Clin Exp Hypertens. 2010;32(7):423-5. Epub 2010 Sep 9.
Cupping for hypertension: a systematic review.
Lee MS, Choi TY, Shin BC, Kim JI, Nam SS. Source Division of Standard Research, Korea Institute of Oriental Medicine, Daejeon, South Korea. firstname.lastname@example.org
The objective of this review is to assess the clinical evidence for or against cupping as a treatment for hypertension. We searched the literature using 15 databases from their inception to 30 June 2009, without language restrictions. We included all clinical trials (CTs) of cupping to treat hypertension in human patients. Risk of bias was assessed using the Cochrane criteria. Two CTs met all inclusion criteria. One RCT (randomized CT) assessed the effectiveness of dry cupping on changes in cerebral vascular function compared with drug therapy. Their results suggested significant effect in favor of cupping on vascular compliance and degree of vascular filling. One uncontrolled observational study (UOS) tested wet cupping for acute hypertension and found that a one-time treatment reduced blood pressure. In conclusion, the evidence is not significantly convincing to suggest cupping is effective for treating hypertension. Further research is required to investigate whether it generates any specific effects for that condition.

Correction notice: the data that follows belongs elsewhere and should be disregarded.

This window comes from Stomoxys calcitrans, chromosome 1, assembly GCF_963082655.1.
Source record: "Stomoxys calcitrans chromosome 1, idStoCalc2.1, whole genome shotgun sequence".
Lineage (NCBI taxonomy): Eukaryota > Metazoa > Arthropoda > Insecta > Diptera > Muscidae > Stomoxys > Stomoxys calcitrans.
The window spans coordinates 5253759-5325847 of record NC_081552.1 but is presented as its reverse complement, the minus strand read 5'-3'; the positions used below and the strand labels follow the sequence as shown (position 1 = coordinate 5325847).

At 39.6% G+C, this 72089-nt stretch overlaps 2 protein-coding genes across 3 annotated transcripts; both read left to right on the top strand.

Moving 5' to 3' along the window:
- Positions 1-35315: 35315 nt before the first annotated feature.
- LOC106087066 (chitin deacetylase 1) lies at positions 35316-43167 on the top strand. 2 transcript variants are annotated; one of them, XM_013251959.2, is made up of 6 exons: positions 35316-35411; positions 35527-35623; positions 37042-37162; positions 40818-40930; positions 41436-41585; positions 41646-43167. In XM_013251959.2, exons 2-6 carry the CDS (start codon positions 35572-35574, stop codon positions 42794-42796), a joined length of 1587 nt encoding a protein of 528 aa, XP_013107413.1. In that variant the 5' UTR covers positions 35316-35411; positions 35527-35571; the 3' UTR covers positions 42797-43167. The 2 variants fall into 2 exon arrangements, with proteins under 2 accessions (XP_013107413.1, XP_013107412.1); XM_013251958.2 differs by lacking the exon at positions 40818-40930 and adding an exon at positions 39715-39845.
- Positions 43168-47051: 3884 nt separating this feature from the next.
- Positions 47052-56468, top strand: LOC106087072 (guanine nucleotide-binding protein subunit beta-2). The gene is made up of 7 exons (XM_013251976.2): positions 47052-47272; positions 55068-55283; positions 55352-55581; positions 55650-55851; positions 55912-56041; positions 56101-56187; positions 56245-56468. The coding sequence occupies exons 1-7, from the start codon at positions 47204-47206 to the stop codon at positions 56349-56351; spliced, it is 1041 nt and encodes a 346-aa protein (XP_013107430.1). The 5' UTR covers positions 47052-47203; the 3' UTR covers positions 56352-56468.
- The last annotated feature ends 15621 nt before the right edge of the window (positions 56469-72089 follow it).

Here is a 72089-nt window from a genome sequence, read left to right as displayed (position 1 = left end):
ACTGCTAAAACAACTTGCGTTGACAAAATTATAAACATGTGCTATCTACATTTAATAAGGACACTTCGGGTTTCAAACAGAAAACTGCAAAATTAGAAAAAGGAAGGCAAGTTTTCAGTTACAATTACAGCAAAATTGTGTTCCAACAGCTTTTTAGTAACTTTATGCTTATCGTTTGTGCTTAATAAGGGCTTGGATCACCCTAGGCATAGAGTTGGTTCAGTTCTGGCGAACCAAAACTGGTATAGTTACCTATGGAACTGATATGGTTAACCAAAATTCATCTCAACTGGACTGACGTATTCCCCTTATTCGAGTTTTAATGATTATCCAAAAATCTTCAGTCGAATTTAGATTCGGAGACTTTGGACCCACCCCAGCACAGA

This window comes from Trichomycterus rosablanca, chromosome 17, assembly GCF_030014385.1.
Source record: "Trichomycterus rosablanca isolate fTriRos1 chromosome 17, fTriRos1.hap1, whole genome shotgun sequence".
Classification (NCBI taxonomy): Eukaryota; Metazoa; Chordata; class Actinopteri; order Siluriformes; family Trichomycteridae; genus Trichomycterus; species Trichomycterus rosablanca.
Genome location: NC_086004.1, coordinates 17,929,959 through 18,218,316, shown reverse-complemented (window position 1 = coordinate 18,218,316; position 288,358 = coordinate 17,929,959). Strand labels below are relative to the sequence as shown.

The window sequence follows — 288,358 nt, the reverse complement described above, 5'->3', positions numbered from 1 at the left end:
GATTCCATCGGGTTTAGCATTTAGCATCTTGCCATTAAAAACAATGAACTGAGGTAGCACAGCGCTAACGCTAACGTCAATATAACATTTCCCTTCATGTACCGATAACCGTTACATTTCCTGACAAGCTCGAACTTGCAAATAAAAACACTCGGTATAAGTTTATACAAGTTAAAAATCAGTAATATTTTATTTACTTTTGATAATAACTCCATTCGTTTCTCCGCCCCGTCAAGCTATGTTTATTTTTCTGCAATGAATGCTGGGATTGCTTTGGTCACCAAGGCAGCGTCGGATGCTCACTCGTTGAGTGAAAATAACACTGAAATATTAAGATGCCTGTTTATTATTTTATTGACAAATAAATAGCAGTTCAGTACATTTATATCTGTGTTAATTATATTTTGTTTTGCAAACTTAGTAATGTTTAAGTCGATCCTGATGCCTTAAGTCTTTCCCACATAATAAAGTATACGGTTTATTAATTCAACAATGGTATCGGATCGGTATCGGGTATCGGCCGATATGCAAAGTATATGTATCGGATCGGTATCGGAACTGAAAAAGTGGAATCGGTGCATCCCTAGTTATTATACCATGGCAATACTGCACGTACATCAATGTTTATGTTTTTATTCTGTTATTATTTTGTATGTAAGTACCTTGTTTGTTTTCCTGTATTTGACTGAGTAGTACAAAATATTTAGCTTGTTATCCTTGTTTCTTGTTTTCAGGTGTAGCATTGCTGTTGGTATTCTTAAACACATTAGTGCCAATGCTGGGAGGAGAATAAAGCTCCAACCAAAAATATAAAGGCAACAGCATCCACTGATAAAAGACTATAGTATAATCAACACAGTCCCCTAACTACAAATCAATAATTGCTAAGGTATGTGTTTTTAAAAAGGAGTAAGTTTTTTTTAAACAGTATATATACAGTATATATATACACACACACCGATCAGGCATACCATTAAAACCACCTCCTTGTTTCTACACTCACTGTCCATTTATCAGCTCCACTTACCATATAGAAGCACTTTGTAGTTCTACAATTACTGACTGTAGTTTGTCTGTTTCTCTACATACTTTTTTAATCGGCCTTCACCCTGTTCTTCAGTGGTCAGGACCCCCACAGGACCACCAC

Dr.Arthur Fan’s view:
Cupping is an effective, safe and easy way to treat the hypertension, esp. for the satge one. However, due to limited information, many people could not know this is an effective way to treat people’s hypertension. Investing for its scientific study is a little bit charllenge, because this study will not give the industry any benefit (for drug study may have a big “money return”.)
Patients could use cupping by themselve in home, once a day for two weeks, and take BP everyday, then could see how effective it is!
The mechanism of cupping, is adjusting the “Qi flow” (adjusting autonomic nervous system), activating the blood circulation(at least the microcirculation), then BP automatically back to normal.